"New Adult" has become one of the leading buzzwords of today's book marketplace, but what exactly does it mean? A recent panel discussion put together by the Publishers Advertising and Marketing Association made answering that question one of its first priorities. Amy Tannenbaum, a literary agent with the Jane Rotrosen Agency, described this emerging genre's focus on late teen and 20-something characters: "They're no longer kids, but they're not quite adults," she said. "They don't have to think about the consequences of their actions the way adults do."
L-r: Pascocello, Tannenbaum, Bergeron, and Hwang with PAMA president and Workman marketing director Jessica Wiener
Cindy Hwang, an executive editor with the Berkley Publishing Group, noted that, as in young adult fiction, New Adult novels are often coming-of-age stories, set in (or just after) college rather than high school. "College-age novels used to fail because they were published by YA divisions," she explained; college stories just made teen readers anxious, rather than entertaining them. But an author like Jamie McGuire could self-publish a novel like Beautiful Disaster and, not knowing that it wasn't supposed to "work" in the existing marketplace, find an untapped audience of women in their 20s who'd been waiting for a sexually charged college romance. (McGuire did so well on her own that she was able to sell the novel, and a sequel, to Atria--to Tannenbaum, in fact, who was still editing then.)
Though some New Adult titles have sensual elements to them, Hwang was careful to make a distinction between erotic romance--where the relationship is still the primary focus of the story--to erotica, which emphasizes the sex. She expressed some displeasure at the conflation of the two categories, and how trying to wedge the success of New Adult into a post-50 Shades landscape has led to descriptions of New Adult as "sleazy YA" and (in her opinion) the mislabeling of some authors and their books. "Would I define Sylvia Day as New Adult?" she asked rhetorically, citing the author of the bestselling Bared to You and its sequels. She would not, though other people have.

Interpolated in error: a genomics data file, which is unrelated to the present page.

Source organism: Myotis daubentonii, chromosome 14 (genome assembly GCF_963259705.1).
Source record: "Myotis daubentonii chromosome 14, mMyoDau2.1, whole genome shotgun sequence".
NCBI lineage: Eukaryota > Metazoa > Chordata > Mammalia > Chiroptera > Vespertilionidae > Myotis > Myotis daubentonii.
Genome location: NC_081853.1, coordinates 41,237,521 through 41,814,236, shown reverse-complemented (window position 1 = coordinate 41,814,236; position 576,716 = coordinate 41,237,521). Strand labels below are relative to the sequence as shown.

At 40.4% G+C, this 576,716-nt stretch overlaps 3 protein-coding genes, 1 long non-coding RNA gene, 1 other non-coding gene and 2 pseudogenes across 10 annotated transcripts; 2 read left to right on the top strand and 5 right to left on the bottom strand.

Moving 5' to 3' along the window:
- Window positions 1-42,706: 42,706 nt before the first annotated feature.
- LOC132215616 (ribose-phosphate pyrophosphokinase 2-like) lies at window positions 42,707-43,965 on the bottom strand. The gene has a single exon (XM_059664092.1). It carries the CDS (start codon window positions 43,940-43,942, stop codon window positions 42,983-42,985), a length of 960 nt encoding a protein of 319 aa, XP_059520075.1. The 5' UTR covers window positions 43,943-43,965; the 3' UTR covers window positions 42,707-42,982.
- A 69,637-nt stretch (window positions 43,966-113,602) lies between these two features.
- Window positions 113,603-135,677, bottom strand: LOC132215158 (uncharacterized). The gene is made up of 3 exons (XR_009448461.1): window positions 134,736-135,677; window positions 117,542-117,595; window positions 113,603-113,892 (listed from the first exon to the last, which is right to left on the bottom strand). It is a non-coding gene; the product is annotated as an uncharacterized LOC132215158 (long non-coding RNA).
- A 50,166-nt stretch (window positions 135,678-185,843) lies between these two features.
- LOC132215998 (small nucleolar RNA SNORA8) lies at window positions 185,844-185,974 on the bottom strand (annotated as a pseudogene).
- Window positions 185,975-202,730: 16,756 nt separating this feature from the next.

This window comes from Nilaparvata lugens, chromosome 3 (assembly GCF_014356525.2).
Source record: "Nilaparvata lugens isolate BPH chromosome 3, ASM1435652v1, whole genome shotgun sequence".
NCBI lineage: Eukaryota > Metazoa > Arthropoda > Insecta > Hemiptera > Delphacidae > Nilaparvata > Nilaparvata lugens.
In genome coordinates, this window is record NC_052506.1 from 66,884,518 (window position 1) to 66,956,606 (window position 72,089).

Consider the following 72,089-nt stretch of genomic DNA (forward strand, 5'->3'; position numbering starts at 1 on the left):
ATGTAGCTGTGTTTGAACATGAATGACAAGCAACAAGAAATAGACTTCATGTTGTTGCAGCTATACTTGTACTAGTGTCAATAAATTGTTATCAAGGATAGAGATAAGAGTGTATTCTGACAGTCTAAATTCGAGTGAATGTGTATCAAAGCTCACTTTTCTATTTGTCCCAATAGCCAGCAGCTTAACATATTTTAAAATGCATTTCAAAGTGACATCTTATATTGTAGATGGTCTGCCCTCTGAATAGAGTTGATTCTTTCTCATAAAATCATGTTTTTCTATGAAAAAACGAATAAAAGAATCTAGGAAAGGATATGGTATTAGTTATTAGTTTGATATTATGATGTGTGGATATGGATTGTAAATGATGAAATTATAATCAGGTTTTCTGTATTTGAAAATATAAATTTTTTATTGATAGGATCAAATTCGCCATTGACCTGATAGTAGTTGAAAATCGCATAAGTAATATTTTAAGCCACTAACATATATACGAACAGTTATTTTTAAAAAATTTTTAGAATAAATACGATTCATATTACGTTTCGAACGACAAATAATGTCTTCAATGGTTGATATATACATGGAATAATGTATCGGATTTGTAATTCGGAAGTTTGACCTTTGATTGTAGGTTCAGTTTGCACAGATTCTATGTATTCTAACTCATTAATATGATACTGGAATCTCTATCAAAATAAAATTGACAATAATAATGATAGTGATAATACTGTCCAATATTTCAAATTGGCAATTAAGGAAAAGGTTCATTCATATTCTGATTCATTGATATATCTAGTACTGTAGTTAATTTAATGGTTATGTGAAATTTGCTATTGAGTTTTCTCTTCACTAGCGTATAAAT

Everyone, however, bristled at the suggestion that New Adult might steer away from "mature" subject matter. "We're an adult imprint, so our marketing efforts are focused on adult audiences," said Amanda Bergeron, an associate editor at William Morrow and Avon. Hwang suggested that the metadata associated with New Adult titles could be refined; already, we're seeing certain publishers indicating such titles are intended for readers 18 and older.
Rick Pascocello, v-p and executive marketing director of Berkley/NAL, noted that the success of New Adult was primarily an Amazon/e-book phenomenon. When the question of how this genre plays in bricks-and-mortar indie shops came up, Hwang observed "it's been harder for the bookstores to figure out where to place the titles." McGuire's novel has been the only New Adult to break out in print so far, but Pascocello commented that several of Berkley's accounts have begun to ask for similar books. Bergeron also reported that Morrow is planning to distribute a sampler of its New Adult titles later in 2013.
Hwang warned that while there have been prominent erotica success stories in the last two years, "it's harder now for a new author to break in--and it's probably going to be harder for them to build an audience." The market, she added, is already "saturated." Big-name authors like E.L. James will likely continue to do well, but we're not likely to see many more authors following in her wake. Tannenbaum was more optimistic about New Adult's prospects: "I don't see an end in sight," she said. "Why would people want to stop reminiscing about their college years?" And, as even Hwang admitted, "the thing is, we haven't peaked yet." --Ron Hogan